Lawrence Frank met with the Houston Rockets for a second interview, according to Fox 26 Sports. The Celtics assistant coach is one of three finalists for the Rockets head coaching position, along with Dwane Casey and Kevin McHale. Oddly enough, all three have spent time coaching Kevin Garnett.
While Frank has earned his reputation as a defensive-minded coach who relates well with his players, looks like Doogie Howser and screams like a Banshee on the sidelines, I still wonder if the gap between Frank and Tom Thibodeau is wider than 5,000 Michael Sweetneys.
Keep in mind, opposing stars NEVER went off against Thibodeau’s defense. Thibs was harder to score on than Acie Green. My memory might serve me incorrectly, but I only time remember two times a superstar torched Thibodeau’s defense: when Lebron got out-dueled by Pierce, and when Wade became a superhero to single-handedly win Game 4 in last year’s first round. The Celtics almost always limited Kobe to bad shooting nights. Lebron, too. Wade scored a boatload of points last postseason, but it didn’t matter because his teammates stunk.
Then Kobe had 41 points against the Celtics earlier this season, Derrick Rose went berserk a couple times, and Lebron and Wade had their way with Boston in the playoffs. As a whole, Boston’s defense still performed admirably. But stars got off with ease, and they did it efficiently. That almost never used to happen against Thibodeau.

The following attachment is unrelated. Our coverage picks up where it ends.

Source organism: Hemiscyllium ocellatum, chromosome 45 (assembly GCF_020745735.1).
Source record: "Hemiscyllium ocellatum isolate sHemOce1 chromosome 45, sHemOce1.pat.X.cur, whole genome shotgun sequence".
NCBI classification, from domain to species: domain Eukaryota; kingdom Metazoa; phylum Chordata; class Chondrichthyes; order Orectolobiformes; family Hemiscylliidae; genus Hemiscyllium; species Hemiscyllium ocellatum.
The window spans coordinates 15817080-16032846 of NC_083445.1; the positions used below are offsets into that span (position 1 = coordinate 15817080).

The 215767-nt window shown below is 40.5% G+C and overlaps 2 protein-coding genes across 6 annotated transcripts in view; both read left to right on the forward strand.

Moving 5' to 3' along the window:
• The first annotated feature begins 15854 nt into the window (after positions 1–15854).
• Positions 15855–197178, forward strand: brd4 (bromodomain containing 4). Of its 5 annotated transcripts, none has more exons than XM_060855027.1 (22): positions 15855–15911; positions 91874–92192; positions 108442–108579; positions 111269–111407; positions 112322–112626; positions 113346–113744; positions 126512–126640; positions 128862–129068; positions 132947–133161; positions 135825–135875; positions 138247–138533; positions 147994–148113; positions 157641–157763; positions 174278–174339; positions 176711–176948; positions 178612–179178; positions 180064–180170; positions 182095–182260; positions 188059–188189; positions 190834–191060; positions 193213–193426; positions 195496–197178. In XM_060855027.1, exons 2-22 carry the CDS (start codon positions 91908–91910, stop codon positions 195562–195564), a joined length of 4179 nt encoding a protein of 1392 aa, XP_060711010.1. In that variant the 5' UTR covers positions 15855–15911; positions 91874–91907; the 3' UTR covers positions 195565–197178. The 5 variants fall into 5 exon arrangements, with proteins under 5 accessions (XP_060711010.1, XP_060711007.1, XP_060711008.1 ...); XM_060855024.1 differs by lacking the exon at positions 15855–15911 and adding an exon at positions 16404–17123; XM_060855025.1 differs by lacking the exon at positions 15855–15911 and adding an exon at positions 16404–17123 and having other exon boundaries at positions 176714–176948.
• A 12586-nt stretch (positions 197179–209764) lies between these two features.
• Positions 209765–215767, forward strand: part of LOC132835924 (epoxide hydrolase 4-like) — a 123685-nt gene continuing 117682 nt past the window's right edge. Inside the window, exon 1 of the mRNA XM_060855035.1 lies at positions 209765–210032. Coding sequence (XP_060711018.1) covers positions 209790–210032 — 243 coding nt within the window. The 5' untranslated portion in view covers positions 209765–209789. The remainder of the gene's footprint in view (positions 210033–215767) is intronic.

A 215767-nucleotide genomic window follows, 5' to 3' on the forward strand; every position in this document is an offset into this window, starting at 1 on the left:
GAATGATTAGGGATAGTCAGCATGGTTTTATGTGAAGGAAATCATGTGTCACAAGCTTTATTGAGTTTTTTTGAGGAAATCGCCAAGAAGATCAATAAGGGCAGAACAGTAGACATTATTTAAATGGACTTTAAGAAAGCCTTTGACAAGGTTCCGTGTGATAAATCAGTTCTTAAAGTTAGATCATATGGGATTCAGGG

It may not be Frank’s fault. Boston’s stars were older this year, and it only makes sense that defensive rotations were a step or two slower. The Celtics also missed Kendrick Perkins in the middle and brought a few players off the bench (I won’t name names—*cough* Jeff Green *cough*) who weren’t accustomed to the defensive schemes. Plus, guarding Lebron and Wade in tandem is different than guarding them alone. Again, it’s not like Boston’s defense became horrendous overnight. The team could still get stops. But rather than making things uncomfortable for opposing stars, Boston’s defense let stars be themselves.
Meanwhile, Chicago just effectively made Lebron and Wade non-factors in Game 1 of the ECF (or at least as non-factor-ish as they can get). After that, one has to wonder how much impact Thibodeau and his gameplans had on limiting the opposition’s best players. Because Frank’s defense, though solid and mostly impressive, didn’t get the job done against the game’s brightest stars.